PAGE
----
Objectives: To estimate the acceptance of HSV testing partners of HSV seronegative pregnant women and identify associated factors.
Study Design: Consecutive women identified as HSV-2 seronegative during routine testing in pregnancy were asked to invite their partners for HSV testing to identify serodiscordance. Logistic regression identified factors associated with partner testing.
Results: Between 2001 to 2006, 315 women enrolled (28% of those approached) and 242 (77%) partners were tested. Married couples were most likely to be tested [adjusted odds ratio (aOR) 7.72, 95% CI: 2.47–24.15]. Partners of black women (aOR 0.17, 95% CI: 0.04–0.71), and those with at least a college degree (aOR 0.43, 95% CI: 0.19–0.98) were less likely to be tested.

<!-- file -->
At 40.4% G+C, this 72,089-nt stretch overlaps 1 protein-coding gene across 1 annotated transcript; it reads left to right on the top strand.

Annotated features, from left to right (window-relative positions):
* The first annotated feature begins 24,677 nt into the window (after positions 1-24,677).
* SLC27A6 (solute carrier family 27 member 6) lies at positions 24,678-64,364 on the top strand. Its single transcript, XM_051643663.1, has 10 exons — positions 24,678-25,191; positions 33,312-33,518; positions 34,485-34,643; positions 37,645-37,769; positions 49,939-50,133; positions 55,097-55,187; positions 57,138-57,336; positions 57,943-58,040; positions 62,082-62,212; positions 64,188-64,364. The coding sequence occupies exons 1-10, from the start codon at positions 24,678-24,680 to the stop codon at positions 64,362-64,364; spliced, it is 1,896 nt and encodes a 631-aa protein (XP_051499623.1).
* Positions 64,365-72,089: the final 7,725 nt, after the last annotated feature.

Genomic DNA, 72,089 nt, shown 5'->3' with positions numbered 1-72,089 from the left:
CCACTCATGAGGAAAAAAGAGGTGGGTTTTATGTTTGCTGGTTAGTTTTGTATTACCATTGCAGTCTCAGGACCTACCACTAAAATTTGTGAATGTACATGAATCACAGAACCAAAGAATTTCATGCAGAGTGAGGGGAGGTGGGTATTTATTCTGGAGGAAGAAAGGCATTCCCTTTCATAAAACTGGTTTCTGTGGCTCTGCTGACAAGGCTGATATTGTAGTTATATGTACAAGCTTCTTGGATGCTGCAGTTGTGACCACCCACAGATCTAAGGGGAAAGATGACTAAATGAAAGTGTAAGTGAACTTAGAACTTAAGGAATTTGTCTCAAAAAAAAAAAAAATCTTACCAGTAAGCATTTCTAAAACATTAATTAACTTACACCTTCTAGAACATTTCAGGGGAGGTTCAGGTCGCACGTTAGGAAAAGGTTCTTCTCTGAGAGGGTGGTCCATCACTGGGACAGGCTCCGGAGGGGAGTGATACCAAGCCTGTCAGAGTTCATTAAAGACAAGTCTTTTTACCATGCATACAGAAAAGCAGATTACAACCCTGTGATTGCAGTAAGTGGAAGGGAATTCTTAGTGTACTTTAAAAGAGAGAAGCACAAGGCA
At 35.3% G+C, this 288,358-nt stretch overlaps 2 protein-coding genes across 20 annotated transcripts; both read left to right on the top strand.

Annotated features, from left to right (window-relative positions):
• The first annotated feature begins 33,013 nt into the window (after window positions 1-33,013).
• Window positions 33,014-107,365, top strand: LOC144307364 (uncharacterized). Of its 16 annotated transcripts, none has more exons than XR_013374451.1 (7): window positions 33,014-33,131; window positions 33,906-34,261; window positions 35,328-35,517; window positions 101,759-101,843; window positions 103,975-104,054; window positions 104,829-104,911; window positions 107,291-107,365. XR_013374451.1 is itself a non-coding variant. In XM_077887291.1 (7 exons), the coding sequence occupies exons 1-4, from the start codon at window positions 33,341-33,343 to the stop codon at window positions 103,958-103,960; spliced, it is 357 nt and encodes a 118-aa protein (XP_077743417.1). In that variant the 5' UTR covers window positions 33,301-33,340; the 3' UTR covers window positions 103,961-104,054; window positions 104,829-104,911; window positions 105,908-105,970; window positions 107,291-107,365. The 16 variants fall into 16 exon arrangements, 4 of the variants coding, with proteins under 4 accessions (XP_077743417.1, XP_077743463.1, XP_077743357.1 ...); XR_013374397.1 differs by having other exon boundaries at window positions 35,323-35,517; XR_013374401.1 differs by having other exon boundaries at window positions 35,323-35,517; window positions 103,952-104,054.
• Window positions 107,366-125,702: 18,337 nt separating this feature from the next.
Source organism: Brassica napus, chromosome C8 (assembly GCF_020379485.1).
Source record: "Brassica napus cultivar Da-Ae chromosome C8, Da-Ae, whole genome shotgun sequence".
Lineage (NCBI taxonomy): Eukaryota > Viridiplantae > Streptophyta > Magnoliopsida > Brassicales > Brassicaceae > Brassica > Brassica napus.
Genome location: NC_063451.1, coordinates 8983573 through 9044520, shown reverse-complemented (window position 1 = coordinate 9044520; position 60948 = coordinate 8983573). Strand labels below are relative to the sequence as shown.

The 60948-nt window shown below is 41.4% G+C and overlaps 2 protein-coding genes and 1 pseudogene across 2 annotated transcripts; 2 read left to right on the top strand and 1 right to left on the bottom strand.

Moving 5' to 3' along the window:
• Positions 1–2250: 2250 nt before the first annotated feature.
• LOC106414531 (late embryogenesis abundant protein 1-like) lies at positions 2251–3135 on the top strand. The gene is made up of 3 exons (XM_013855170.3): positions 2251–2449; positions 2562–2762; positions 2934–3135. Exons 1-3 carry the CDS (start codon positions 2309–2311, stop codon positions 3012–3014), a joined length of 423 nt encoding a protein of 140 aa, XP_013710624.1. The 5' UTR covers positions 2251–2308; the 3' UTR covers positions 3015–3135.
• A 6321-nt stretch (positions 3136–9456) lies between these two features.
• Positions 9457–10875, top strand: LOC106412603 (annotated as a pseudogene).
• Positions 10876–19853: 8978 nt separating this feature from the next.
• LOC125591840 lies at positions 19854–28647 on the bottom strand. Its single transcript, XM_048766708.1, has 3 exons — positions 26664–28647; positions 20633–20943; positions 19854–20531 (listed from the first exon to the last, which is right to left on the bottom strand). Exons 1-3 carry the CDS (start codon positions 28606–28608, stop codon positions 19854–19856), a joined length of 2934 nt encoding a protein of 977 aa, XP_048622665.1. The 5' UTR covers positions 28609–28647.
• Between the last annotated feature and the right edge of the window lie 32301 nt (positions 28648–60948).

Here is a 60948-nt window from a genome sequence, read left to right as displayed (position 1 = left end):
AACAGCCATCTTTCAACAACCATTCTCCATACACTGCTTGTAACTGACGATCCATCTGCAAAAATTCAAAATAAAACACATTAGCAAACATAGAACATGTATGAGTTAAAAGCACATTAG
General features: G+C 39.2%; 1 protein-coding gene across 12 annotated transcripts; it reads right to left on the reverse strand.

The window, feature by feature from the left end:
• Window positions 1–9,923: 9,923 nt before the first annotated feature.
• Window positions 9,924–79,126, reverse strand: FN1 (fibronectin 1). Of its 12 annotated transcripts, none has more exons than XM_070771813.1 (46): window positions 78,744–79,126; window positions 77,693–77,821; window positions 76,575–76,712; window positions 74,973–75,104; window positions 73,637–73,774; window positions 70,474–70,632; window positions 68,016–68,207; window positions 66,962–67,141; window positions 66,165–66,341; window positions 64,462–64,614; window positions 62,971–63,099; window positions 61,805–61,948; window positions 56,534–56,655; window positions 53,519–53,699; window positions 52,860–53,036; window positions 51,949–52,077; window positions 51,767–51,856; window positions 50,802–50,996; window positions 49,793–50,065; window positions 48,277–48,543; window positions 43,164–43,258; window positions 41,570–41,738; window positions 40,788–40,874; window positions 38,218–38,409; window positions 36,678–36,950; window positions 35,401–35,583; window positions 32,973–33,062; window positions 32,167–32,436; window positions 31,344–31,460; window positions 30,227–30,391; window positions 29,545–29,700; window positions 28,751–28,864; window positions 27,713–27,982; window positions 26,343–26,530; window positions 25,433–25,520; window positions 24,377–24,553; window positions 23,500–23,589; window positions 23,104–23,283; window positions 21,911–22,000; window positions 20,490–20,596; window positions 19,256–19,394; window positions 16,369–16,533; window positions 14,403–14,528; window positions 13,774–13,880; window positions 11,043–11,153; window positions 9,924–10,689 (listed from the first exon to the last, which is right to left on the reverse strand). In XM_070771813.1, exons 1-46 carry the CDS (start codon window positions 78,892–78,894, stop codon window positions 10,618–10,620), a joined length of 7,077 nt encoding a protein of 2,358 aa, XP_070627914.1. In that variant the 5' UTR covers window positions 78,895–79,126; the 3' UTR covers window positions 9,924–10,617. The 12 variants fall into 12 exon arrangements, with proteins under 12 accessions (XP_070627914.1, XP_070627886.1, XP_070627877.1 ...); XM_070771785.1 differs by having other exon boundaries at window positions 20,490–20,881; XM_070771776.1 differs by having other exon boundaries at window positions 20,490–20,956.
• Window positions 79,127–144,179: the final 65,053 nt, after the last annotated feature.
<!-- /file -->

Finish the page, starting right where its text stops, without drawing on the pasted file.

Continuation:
Conclusions: In this population, partner testing among HSV-2 seronegative women was feasible which supports further study to determine if identification of partners who pose a potential risk of HSV infection during pregnancy is an effective approach to reduce HSV acquisition in pregnant women.